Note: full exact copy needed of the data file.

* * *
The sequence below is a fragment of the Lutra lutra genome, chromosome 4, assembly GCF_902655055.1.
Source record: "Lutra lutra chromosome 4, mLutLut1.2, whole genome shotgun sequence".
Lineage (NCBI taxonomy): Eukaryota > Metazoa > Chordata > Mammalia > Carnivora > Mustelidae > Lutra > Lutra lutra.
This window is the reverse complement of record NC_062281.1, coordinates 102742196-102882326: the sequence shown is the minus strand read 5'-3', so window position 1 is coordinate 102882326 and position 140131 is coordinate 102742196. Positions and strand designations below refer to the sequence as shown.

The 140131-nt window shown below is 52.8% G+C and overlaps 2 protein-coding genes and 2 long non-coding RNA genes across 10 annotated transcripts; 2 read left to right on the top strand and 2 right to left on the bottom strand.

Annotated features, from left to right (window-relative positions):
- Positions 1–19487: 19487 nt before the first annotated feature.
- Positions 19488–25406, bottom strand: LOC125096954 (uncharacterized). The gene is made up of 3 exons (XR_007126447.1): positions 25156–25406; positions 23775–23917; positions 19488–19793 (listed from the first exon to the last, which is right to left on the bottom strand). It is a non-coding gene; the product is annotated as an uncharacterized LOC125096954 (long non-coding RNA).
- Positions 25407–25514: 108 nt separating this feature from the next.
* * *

The sequence below is a fragment of the Lutra lutra genome, chromosome 4, assembly GCF_902655055.1.
Source record: "Lutra lutra chromosome 4, mLutLut1.2, whole genome shotgun sequence".
Lineage (NCBI taxonomy): Eukaryota > Metazoa > Chordata > Mammalia > Carnivora > Mustelidae > Lutra > Lutra lutra.
This window is the reverse complement of record NC_062281.1, coordinates 102742196-102882326: the sequence shown is the minus strand read 5'-3', so window position 1 is coordinate 102882326 and position 140131 is coordinate 102742196. Positions and strand designations below refer to the sequence as shown.

The 140131-nt window shown below is 52.8% G+C and overlaps 2 protein-coding genes and 2 long non-coding RNA genes across 10 annotated transcripts; 2 read left to right on the top strand and 2 right to left on the bottom strand.

Annotated features, from left to right (window-relative positions):
- Positions 1–19487: 19487 nt before the first annotated feature.
- Positions 19488–25406, bottom strand: LOC125096954 (uncharacterized). The gene is made up of 3 exons (XR_007126447.1): positions 25156–25406; positions 23775–23917; positions 19488–19793 (listed from the first exon to the last, which is right to left on the bottom strand). It is a non-coding gene; the product is annotated as an uncharacterized LOC125096954 (long non-coding RNA).
- Positions 25407–25514: 108 nt separating this feature from the next.